Linklaters sues Gianni after being hit with Credit Suisse-Parmalat writ

  • Print
  • Comments (33)

Readers' comments (33)

  • To Euroscep Tick:
    Our criminal system works well, at least as well as the US or UK. Examples of bad cases can be found in any jurisdictions (OJ Simpson? Sign of "intellectual povert"?) and to use it as an example of "intellectual poverty" is an example of bad judgment or bad faith.
    Finally, I mentioned "bias" just to avoid to sound..biased, but frankly, as I assist non-Italian companies against Italian companies, my experience on the reasons why you have lost all the time you had to paly against Italians is probably because ...your counterparts had a better case.
    I frankly hope you can reconsider you initial statement.

    Unsuitable or offensive? Report this comment

  • To Roman Fan:
    Didn't Cicero find himself on the proscription list? Is that the Roman law you wish to lecture about.
    "You have no right to kill me soldier, just do it properly" - rough paraphrase of Cicero's last words before he was murdered in accordance with Roman law.
    BTW, are you confused about me being clear, or are you clear about being confused.
    A second BTW: do you know what a proscription list was in those hale old Roman times?

    Unsuitable or offensive? Report this comment

  • OJ Simpson? Intellectual poverty? Goes without saying, it was a jury decision.
    I can't reconsider my initial statement as it's what I experienced. Another good one is the Molins case, where an Italian judge granted permission to serve proceedings urgently in England because, and this is serious, it would be difficult to serve during the holidays.
    Although, @Anonymous, I don't really find Cicero that relevant. Especially when you consider his speech in defence of Sextus Roscius of Ameria against accusations of parricide; given Roscius Sr's name was on a proscription list, you'd've thought that that was a case for summary judgment (i.e. a duty to kill), rather than diverting into a side-issue of the Sullan revenge mission.

    Unsuitable or offensive? Report this comment

  • To Anonymous:
    Do you really want to get into that? Do not know which country your are from, but I have no doubt that the situation in the history of your place was not any better, and surely as far as a legal system is concerned, was much worse! Roman law is Roman law is Roman law.
    Cicerone (not Cicero, sorry) was a great lawyer and was not certainly "intellectually poor". Equally unbearable proscription lists have existed everywhere.
    You said you are confused and I was just ackowledging it.

    Unsuitable or offensive? Report this comment

  • Marcus Tullius Cicero (not Cicerone - that's the ablative) was certainly not intellectually poor, but the legal system was somewhat different then...more about politics than evidence.

    Unsuitable or offensive? Report this comment

  • To Roman Fan:
    Ahh, finally, the ad hominem attack - when all else fails, respond by name calling.
    So, if there were proscription lists that were unbearable elsewhere, then Rome was no better than the other places. Well done, you have shot yourself in the foot.
    So, to Euroscep,
    if it was more about politics than evidence, I agree - and so you have scored the point against Roman Fan.
    Anyway I am going with Mithradates to a party at Silvio's.
    Lotsa' love

    Unsuitable or offensive? Report this comment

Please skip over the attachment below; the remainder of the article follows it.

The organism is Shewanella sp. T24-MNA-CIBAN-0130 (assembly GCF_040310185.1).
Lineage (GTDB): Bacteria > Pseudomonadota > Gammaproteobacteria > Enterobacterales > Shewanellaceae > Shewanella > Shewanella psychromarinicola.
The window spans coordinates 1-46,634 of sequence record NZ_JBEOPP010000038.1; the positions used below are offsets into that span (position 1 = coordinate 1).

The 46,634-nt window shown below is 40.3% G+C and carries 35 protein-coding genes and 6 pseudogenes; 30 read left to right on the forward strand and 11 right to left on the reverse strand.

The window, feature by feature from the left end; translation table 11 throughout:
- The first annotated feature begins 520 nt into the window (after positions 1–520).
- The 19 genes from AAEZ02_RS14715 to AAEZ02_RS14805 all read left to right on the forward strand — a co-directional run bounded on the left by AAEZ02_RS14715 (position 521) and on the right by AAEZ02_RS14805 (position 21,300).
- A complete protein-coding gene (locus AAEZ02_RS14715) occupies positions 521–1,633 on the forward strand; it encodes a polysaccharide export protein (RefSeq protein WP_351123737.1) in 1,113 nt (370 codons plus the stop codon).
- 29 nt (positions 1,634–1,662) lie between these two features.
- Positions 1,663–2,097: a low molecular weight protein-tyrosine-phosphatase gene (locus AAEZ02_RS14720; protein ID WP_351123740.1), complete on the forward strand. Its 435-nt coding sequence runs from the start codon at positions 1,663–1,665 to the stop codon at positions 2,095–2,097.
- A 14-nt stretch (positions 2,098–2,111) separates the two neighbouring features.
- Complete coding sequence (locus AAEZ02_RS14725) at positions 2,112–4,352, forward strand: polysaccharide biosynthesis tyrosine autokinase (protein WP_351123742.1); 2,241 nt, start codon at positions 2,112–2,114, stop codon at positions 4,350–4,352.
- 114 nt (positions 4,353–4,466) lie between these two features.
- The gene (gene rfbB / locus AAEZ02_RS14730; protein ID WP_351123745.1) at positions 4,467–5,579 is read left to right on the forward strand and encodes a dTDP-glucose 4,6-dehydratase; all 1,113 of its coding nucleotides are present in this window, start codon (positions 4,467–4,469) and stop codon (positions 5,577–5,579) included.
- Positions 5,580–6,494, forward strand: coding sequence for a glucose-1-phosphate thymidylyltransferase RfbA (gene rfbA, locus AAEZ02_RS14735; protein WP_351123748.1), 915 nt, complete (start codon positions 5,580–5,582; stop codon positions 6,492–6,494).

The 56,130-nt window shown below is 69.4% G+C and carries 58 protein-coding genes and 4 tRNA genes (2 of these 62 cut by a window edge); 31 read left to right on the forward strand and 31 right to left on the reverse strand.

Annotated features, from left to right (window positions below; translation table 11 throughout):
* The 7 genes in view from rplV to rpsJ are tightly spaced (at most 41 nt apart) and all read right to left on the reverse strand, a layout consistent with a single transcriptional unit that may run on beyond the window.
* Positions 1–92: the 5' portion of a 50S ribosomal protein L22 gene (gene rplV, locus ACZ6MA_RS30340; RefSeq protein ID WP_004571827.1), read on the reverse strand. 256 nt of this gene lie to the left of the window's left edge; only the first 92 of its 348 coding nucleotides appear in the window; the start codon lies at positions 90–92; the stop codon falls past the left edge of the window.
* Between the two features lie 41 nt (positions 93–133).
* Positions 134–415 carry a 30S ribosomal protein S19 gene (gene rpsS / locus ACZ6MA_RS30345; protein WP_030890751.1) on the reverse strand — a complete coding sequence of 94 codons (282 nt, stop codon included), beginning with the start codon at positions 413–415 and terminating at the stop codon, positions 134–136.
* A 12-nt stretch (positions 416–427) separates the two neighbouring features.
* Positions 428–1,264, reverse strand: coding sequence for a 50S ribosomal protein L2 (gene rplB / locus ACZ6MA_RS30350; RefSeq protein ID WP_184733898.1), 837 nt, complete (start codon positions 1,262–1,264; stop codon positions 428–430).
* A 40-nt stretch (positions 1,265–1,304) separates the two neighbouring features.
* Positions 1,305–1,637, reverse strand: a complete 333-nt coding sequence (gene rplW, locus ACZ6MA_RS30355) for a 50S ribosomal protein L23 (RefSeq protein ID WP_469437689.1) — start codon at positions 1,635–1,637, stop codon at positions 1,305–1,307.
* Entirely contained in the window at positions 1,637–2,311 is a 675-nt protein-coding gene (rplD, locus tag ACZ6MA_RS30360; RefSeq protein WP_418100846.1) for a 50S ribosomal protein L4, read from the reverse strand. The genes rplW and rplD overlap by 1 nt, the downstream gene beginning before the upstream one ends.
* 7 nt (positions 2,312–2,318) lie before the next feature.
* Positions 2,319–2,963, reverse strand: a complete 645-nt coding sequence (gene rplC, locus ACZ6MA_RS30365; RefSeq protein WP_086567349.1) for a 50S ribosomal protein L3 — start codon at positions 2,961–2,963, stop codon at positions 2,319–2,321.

• To anonymous:

    Quousque tandem abutere, Catilina, patientia nostra?

    That is curious...a direct offensive attack to the "intellectually poor" Italian legal system ...and that it would be mine the first direct attack?

    You must be indeed be a fan of the Italian PM, in any sense. Reversing roles...

    Marco Tullio Cicerone would have said at this point:

    An, si homines ipsos spectare convenit, non modo cum summis civitatis nostrae viris, sed cum infimo cive Romano quisquam amplissimus Galliae comparandus est?

    Enjoy.

    Unsuitable or offensive? Report this comment

  • To Euroscep Tick:

    A jury decision? Well then you are saying that a jury decision could reach these lows? That - in the way in which you reason - should mean that a system which allow "common people" to reach such wrong decisions is an "intellecutually poor" legal system, should not it?

    As for the peculiar decisions, should we start counting the wrongful death penalties which have been issued with incredible faults and negligence in the investigations?

    Or should we concentrate on legal systems rewarding million of dollars to idiots spilling hot water or coffee on their legs while driving?

    Well, that would be the result using your logic.

    This whole exchange of comments was just due to your ingenerous comment about the Italian legal system being "intellectually poor". I should be would demonstrate intellectual honesty by withdrawing it.

    Unsuitable or offensive? Report this comment

  • To Roman Fan
    Exactly what tense is "I should be would" ?

    Unsuitable or offensive? Report this comment

  • You raise US jury decisions (and the coffee case is VERY different, incidentally) to defend the Italian system? Tu quoque is not a defence.
    Let's put it this way. English contract, English language, English law clause, exclusive English jurisdiction clause. Performance in England, contract signed by English and Italian parties. According to an Italian court, the natural forum for that case was Italy...

    Unsuitable or offensive? Report this comment

View results 10 per page | 20 per page | 50 per page

Have your say

Mandatory Required Fields

Mandatory

Comments that are in breach or potential breach of our terms and conditions in particular clause 8, may not be published or, if published, may subsequently be taken down. In addition we may remove any comment where a complaint is made in respect of it. These actions are at our sole discretion.

  • Print
  • Comments (33)